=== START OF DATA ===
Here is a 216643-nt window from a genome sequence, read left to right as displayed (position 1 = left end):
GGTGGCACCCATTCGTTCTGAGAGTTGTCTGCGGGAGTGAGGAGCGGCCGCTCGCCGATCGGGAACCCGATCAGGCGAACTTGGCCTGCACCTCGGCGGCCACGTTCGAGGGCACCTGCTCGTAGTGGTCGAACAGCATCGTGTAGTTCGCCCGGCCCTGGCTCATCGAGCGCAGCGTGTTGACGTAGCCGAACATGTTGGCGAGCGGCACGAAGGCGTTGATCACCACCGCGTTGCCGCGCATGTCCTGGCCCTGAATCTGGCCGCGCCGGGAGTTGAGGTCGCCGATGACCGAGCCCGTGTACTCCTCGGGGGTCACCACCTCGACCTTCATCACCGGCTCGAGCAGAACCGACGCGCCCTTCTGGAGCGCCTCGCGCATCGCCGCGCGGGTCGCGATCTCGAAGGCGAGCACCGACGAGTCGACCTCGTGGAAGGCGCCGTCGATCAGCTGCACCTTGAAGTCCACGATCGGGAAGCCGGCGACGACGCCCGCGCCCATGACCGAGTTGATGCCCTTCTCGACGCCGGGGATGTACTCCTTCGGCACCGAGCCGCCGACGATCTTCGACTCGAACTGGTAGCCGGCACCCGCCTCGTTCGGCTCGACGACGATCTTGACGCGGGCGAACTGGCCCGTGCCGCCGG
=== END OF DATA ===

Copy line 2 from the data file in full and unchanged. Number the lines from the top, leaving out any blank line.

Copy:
GGTGGCACCCATTCGTTCTGAGAGTTGTCTGCGGGAGTGAGGAGCGGCCGCTCGCCGATCGGGAACCCGATCAGGCGAACTTGGCCTGCACCTCGGCGGCCACGTTCGAGGGCACCTGCTCGTAGTGGTCGAACAGCATCGTGTAGTTCGCCCGGCCCTGGCTCATCGAGCGCAGCGTGTTGACGTAGCCGAACATGTTGGCGAGCGGCACGAAGGCGTTGATCACCACCGCGTTGCCGCGCATGTCCTGGCCCTGAATCTGGCCGCGCCGGGAGTTGAGGTCGCCGATGACCGAGCCCGTGTACTCCTCGGGGGTCACCACCTCGACCTTCATCACCGGCTCGAGCAGAACCGACGCGCCCTTCTGGAGCGCCTCGCGCATCGCCGCGCGGGTCGCGATCTCGAAGGCGAGCACCGACGAGTCGACCTCGTGGAAGGCGCCGTCGATCAGCTGCACCTTGAAGTCCACGATCGGGAAGCCGGCGACGACGCCCGCGCCCATGACCGAGTTGATGCCCTTCTCGACGCCGGGGATGTACTCCTTCGGCACCGAGCCGCCGACGATCTTCGACTCGAACTGGTAGCCGGCACCCGCCTCGTTCGGCTCGACGACGATCTTGACGCGGGCGAACTGGCCCGTGCCGCCGG